The Bitter, Sour, Salt Suite

Bruce Adolphe

About this work:
These pieces were commissioned by Itzhak Perlman, who plans to record the suite in its entirety. "Itzhak asked me for something that he could narrate and play. The writing took approximately two months to get all done. Once I got excited about the project, some times I wrote as many as three pieces in one night," Adolphe says. (He wrote 14 and deleted five of them.) In performance Perlman will recite Louise Gikow's short, humorous poems about the food in question, following each poem with Adolphe's musical take. Writing the pieces for solo violin, Adolphe says, "was a bit like line drawing. If you're used to doing oil paintings or sculptures, doing a line drawing is fun. It was fun. Writing for Itzhak, of course, influenced the whole project, not only because you can't write anything that's too difficult for him, but also because he has a wonderful sense of humor. It was almost like writing a theater piece." Coming up with the titles--and hence the subject matter of each piece--was not all Adolphe's doing. Sometimes, he says, the music came first, sometimes the words. In the case of one piece, he says, "I wrote something for solo violin and wanted to include it, but wasn't sure what kind of food it could be about. So I gave it to Louise, and she said "brandy," and I agreed, so it became "brandy." But then when we gave it to Itzhak and he played it, he said "chocolate cake," and I suppose there is that similarity of richness. Itzhak loves dessert. so he thought "chocolate cake." Louise was thinking "brandy." He doesn't like brandy. He likes Chateau d'Yquem." The listener will be most struck by recurring patterns. Adolphe said the compositional technique resembles a mosaic in that in many of the pieces, patterns are juxtaposed and repeated, much as the patterns of tiles in a mosaic recur. The best example of this is in the piece called "Mixed Nuts." Here, Adolphe's intent was to recreate a purely visual image of a large jar filled with mixed nuts of different shapes and colors and the patterns they held in the jar. "Tomatoes" is a dialogue between two moods and dynamics. Is the tomato a fruit or a vegetable? The listener will hear bubbles in "Champagne," and perhaps even a cork or two popping. "Butter" is based on a slippery improvisation of Perlman's own devising. By now, the reader surely has gotten the idea that these pieces are meant to be fun. Even so Adolphe did not shrink from making Perlman work a little. Take the piece called "Hot Chili Peppers." Adolphe wrote it to be hard, and then was astonished when Perlman, playing through the piece at sight and talking about this or that nuance all the while, got through it with what seemed like ease. "He didn't miss a note!" Adolphe says. "I said to him, you know, this piece is really hard. And he said to me, 'I know, I know. It is hard, it is. Don't worry, when I play it in concert, it'll sound hard.'" Which only goes to warn audience members: If Perlman seems to be sweating a bit up there on stage, don't believe it.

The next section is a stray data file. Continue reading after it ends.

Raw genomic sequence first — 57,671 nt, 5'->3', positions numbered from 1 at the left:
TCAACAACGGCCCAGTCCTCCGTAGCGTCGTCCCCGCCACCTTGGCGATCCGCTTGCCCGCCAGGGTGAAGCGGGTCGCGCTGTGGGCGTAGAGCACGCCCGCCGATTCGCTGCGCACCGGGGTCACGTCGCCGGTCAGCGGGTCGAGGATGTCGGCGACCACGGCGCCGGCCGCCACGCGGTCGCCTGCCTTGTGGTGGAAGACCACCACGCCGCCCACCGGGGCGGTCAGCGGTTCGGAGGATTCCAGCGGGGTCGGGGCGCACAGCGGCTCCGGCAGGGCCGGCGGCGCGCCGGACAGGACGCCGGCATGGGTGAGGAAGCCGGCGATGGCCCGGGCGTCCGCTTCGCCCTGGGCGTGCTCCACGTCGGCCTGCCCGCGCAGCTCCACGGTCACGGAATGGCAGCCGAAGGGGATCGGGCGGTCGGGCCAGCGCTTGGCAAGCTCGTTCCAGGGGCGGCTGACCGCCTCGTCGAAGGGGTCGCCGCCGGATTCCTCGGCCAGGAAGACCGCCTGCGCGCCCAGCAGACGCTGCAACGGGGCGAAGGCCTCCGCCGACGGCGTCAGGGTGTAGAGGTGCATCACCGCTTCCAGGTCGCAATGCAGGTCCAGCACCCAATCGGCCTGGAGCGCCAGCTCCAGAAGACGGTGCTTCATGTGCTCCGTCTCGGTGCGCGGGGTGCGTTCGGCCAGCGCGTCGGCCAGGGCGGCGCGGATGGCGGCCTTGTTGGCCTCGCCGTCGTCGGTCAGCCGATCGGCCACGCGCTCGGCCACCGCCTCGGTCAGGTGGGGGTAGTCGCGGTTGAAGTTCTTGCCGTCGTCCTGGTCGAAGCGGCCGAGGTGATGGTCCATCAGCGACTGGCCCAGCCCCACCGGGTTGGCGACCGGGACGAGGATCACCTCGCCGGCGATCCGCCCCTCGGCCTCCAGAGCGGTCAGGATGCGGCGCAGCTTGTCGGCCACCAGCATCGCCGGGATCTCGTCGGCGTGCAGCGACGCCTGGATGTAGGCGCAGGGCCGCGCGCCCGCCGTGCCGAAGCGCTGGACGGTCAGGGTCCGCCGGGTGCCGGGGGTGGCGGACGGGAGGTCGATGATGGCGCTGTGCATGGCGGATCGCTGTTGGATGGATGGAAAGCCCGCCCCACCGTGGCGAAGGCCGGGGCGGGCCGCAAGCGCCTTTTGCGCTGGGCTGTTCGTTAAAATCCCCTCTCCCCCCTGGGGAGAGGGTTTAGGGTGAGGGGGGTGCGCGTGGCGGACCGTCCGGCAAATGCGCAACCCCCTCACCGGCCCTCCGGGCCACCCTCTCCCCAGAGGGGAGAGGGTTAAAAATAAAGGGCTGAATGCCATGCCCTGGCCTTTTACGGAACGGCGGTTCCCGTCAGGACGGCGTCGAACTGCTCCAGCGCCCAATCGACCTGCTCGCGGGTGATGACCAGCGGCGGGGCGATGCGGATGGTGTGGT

Year composed: 2000
Duration: 00:00:00
Ensemble type: Solo instrument, non-keyboard:Violin
Instrumentation: 1 Narrator

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